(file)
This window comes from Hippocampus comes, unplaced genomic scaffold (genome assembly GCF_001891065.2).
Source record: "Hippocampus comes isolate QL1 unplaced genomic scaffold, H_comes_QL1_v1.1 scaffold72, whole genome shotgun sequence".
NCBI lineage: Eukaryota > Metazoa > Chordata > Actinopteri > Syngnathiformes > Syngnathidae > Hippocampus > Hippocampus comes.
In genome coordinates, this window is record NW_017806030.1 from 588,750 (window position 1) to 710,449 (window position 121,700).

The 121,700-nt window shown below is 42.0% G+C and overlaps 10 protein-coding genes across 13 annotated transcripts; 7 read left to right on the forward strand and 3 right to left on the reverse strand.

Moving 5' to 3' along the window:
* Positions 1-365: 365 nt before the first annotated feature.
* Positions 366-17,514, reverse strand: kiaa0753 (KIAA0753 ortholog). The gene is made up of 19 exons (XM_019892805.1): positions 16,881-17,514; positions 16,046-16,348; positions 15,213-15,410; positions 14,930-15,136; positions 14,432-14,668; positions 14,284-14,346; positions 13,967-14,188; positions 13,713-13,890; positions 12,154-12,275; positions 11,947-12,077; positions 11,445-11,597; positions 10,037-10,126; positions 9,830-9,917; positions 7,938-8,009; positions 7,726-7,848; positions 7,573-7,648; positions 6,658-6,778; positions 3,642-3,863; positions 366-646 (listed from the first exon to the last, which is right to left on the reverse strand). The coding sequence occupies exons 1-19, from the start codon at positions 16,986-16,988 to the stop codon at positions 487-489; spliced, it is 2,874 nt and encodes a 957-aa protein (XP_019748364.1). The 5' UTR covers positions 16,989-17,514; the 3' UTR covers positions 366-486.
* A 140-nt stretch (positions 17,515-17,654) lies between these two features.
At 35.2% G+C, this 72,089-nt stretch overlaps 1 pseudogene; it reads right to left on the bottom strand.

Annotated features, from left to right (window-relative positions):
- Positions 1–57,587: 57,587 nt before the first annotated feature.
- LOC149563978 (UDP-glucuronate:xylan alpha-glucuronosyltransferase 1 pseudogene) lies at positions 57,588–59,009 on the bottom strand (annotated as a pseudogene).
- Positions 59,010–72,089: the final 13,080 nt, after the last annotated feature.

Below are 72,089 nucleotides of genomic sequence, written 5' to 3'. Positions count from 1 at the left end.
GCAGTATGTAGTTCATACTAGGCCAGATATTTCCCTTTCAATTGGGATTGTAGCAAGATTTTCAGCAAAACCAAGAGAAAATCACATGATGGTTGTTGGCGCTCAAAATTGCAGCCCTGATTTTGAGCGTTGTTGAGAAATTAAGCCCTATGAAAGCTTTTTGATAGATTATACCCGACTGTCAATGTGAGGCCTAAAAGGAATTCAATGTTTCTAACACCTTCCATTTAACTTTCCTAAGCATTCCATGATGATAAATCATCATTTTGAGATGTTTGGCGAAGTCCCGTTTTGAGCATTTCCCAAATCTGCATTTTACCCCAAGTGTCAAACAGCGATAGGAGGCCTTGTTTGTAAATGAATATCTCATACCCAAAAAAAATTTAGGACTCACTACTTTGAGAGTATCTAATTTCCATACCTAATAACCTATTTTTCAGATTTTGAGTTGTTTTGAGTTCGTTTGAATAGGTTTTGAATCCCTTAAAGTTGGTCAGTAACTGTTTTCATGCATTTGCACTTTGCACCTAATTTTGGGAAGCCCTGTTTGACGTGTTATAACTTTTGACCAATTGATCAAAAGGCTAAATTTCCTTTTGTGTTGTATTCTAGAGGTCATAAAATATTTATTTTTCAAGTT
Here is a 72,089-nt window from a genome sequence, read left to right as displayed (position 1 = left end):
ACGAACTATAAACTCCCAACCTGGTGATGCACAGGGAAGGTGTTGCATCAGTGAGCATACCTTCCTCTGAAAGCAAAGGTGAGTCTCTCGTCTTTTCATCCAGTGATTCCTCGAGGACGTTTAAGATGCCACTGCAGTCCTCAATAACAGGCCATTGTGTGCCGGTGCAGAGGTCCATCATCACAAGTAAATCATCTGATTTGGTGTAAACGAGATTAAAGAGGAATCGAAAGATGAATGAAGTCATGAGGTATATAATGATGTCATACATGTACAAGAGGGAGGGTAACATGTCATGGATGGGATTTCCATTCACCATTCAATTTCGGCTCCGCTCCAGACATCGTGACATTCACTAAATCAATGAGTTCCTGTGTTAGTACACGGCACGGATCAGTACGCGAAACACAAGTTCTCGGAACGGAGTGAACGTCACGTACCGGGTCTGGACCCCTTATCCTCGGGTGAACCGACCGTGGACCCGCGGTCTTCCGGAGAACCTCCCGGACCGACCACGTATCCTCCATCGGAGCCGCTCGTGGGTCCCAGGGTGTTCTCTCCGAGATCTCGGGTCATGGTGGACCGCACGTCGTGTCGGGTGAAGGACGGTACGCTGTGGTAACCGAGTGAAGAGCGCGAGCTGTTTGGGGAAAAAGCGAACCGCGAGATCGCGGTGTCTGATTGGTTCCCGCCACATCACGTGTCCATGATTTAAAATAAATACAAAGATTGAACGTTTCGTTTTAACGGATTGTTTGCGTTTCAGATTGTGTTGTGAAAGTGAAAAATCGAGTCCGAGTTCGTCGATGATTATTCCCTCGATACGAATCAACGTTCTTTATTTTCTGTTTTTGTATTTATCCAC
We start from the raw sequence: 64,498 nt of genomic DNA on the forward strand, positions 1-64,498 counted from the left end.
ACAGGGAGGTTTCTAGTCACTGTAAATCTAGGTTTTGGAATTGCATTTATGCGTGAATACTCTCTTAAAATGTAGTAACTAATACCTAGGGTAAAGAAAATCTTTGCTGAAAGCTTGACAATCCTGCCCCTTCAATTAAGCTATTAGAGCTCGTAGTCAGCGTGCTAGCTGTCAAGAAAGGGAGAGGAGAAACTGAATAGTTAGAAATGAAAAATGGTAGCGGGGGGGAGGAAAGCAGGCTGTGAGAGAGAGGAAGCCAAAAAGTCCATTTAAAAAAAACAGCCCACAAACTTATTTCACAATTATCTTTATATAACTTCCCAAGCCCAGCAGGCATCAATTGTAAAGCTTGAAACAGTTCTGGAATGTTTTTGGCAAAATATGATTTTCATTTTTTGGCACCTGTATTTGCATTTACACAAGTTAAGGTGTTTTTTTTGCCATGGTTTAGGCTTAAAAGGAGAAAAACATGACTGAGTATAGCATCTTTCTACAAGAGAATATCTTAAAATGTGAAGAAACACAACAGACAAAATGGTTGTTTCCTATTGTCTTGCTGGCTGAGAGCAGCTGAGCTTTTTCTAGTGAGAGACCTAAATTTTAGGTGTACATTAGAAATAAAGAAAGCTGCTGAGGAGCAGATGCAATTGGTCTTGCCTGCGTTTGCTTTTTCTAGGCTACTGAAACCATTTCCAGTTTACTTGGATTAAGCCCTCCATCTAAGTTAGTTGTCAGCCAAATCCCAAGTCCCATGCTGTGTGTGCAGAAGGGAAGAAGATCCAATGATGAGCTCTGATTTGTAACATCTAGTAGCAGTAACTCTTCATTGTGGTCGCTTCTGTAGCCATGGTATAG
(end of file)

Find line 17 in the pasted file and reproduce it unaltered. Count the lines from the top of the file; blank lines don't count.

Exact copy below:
Here is a 72,089-nt window from a genome sequence, read left to right as displayed (position 1 = left end):